Multipolar spindles: more than two spindle poles form. Such a mitotic division would result in one daughter cell for each spindle pole; each cell may possess an unpredictable complement of chromosomes.
Monopolar spindle: only a single spindle pole forms. This produces a single daughter cell with its copy number doubled.
A tetraploid intermediate may be produced as the end-result of the monopolar spindle mechanism. In such a case, the cell has double the copy number of a normal cell, and produces double the number of spindle poles as well. This results in four daughter cells with an unpredictable complement of chromosomes, but in the normal copy number.
Somatic mosaicism in the nervous system
Mosaicism for aneuploid chromosome content may be part of the constitutional make-up of the mammalian brain. In the normal human brain, brain samples from six individuals ranging from 2–86 years of age had mosaicism for chromosome 21 aneuploidy (average of 4% of neurons analyzed). This low-level aneuploidy appears to arise from chromosomal segregation defects during cell division in neuronal precursor cells, and neurons containing such aneuploid chromosome content reportedly integrate into normal circuits. However, recent research using single-cell sequencing has challenged these findings, and has suggested that aneuploidy in the brain is actually very rare.
Somatic mosaicism in cancer
Aneuploidy is consistently observed in virtually all cancers. The German biologist Theodor Boveri was first to propose a causative role for aneuploidy in cancer. However, the theory of Boveri was forgotten until the molecular biologist Peter Duesberg reappraised it. Understanding through what mechanisms it can affect tumor evolution is an important topic of current cancer research.
Somatic mosaicism occurs in virtually all cancer cells, including trisomy 12 in chronic lymphocytic leukemia (CLL) and trisomy 8 in acute myeloid leukemia (AML). However, these forms of mosaic aneuploidy occur through mechanisms distinct from those typically associated with genetic syndromes involving complete or mosaic aneuploidy, such as chromosomal instability (due to mitotic segregation defects in cancer cells). Therefore, the molecular processes that lead to aneuploidy are targets for the development of cancer drugs. Both resveratrol and aspirin have been found in vivo (in mice) to selectively destroy tetraploid cells that may be precursors of aneuploid cells, and activate AMPK, which may be involved in the process.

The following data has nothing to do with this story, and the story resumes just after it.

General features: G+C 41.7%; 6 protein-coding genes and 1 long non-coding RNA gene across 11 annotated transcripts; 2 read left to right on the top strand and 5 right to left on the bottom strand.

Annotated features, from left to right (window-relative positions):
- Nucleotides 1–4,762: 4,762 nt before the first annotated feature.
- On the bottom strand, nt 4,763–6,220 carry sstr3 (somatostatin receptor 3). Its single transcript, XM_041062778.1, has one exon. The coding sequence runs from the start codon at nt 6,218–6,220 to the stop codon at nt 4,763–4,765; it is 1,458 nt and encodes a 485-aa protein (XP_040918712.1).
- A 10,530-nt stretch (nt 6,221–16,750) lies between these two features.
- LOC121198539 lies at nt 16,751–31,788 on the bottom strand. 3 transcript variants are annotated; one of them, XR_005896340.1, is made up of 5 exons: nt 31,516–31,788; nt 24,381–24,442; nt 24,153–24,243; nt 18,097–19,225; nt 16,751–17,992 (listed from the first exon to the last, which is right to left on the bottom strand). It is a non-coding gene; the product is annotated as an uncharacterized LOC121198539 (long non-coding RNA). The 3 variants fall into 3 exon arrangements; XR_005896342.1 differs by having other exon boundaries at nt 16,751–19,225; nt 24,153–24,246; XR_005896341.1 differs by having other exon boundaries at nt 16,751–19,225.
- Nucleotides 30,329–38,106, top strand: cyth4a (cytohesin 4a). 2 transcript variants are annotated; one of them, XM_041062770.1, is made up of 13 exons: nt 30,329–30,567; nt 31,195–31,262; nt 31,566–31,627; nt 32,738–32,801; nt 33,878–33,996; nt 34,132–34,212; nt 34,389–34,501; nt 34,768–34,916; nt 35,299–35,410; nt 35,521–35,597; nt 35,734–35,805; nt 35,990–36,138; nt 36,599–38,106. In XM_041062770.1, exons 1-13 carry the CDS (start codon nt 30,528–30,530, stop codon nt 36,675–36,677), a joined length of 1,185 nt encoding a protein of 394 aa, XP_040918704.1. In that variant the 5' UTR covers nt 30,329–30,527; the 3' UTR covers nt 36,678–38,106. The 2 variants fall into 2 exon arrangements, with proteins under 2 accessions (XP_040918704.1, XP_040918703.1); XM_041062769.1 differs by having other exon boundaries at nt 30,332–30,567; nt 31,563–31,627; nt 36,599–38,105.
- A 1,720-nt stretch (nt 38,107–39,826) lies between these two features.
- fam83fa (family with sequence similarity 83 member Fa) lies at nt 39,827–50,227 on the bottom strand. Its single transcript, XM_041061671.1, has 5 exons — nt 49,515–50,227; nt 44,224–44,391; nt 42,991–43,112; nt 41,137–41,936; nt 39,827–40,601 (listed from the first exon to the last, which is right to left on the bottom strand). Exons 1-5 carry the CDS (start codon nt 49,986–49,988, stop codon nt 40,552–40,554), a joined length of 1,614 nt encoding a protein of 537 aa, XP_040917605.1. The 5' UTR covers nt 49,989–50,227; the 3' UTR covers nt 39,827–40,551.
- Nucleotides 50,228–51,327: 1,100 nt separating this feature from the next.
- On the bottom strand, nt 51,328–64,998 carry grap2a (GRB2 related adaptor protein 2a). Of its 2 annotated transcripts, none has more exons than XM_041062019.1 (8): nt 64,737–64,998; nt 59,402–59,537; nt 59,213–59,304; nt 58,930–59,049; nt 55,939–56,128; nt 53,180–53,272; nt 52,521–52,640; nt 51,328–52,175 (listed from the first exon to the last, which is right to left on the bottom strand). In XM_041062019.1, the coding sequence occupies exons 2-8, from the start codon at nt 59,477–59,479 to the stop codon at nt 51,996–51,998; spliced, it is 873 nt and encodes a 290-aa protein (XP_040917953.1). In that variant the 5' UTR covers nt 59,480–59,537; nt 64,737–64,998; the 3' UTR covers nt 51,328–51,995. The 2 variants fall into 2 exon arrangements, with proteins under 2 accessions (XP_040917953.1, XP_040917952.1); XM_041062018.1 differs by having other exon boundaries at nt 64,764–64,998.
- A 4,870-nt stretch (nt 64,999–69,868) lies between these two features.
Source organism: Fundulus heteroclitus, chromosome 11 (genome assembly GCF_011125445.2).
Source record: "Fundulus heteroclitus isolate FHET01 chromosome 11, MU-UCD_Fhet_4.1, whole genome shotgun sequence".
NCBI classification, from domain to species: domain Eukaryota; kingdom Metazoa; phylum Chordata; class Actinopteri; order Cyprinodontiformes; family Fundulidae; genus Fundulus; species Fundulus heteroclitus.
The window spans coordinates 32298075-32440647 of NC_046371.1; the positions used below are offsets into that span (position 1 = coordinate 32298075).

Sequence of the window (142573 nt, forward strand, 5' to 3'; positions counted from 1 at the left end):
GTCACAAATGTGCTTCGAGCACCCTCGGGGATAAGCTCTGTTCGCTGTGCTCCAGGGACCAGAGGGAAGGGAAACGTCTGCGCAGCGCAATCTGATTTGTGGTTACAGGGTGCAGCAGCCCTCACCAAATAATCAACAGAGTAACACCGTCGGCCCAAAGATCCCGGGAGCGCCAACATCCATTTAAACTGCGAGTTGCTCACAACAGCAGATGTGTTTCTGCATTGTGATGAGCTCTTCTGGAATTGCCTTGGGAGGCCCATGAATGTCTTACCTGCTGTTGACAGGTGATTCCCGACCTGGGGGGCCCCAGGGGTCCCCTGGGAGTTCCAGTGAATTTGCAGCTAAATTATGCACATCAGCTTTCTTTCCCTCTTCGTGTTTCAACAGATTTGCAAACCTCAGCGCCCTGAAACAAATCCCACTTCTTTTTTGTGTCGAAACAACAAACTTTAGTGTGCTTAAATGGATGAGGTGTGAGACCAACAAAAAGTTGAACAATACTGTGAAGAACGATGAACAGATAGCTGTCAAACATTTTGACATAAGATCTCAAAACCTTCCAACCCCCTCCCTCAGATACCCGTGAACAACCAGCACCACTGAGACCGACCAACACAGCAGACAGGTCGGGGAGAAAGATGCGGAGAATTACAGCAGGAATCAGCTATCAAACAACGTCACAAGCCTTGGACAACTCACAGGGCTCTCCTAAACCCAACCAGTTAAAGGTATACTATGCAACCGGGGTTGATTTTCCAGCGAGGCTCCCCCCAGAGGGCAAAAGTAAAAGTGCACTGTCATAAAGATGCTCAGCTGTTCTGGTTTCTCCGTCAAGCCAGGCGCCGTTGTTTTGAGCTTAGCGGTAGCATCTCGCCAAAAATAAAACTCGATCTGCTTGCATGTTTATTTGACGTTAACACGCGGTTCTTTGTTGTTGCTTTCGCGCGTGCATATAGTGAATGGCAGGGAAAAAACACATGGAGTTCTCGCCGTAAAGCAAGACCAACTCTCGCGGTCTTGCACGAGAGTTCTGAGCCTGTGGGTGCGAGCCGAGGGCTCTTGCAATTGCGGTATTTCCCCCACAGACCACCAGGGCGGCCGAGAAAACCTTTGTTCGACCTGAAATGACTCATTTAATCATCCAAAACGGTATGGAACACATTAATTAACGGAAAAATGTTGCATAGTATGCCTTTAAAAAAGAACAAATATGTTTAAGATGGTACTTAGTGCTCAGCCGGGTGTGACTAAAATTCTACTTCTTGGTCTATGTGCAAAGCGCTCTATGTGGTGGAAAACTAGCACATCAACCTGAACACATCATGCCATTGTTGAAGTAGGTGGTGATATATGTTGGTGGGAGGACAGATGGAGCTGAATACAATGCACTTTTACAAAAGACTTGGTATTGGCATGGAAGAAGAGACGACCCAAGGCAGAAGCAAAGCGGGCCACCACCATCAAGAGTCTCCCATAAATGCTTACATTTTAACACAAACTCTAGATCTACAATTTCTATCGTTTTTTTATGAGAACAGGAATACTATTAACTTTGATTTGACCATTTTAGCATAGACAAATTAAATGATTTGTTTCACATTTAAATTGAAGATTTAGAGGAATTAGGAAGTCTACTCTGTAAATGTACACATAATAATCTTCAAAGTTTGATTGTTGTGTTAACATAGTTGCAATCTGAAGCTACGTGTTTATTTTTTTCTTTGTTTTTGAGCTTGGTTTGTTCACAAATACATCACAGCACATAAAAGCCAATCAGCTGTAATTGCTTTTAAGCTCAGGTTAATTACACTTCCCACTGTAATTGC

Alteration of normal mitotic checkpoints are also important tumorogenic events, and these may directly lead to aneuploidy. Loss of tumor suppressor p53 gene often results in genomic instability, which could lead to the aneuploidy genotype.
In addition, genetic syndromes in which an individual is predisposed to breakage of chromosomes (chromosome instability syndromes) are frequently associated with increased risk for various types of cancer, thus highlighting the role of somatic aneuploidy in carcinogenesis.
The ability to evade the immune system appears to be enhanced in tumoral cells with strong aneuploidy. This has therefore suggested that the presence of an abnormal number of chromosomes might be an effective predictive biomarker for response to precise immunotherapy. For example, in melanoma patients, high somatic copy number alterations are associated with less effective response to immune checkpoint blockade anti–CTLA4 (cytotoxic T lymphocyte–associated protein 4) therapy.
A research work published in 2008 focuses on the mechanisms involved in aneuploidy formation, specifically on the epigenetic origin of aneuploid cells. Epigenetic inheritance is defined as cellular information other than the DNA sequence itself, that is still heritable during cell division. DNA methylation and histone modifications comprise two of the main epigenetic modifications important for many physiological and pathological conditions, including cancer. Aberrant DNA methylation is the most common molecular lesion in cancer-cells, even more frequent than gene mutations. Tumor suppressor gene silencing by CpG island promoter hypermethylation is supposed to be the most frequent epigenetic modification in cancer cells. Epigenetic characteristics of cells may be modified by several factors including environmental exposure, deficiencies of certain nutrients, radiation, etc. Some of the alterations have been correlated with the formation of aneuploid cells in vivo. In this study it is suggested on a growing basis of evidence, that not only genetics but also epigenetics, contribute to aneuploid cell formation.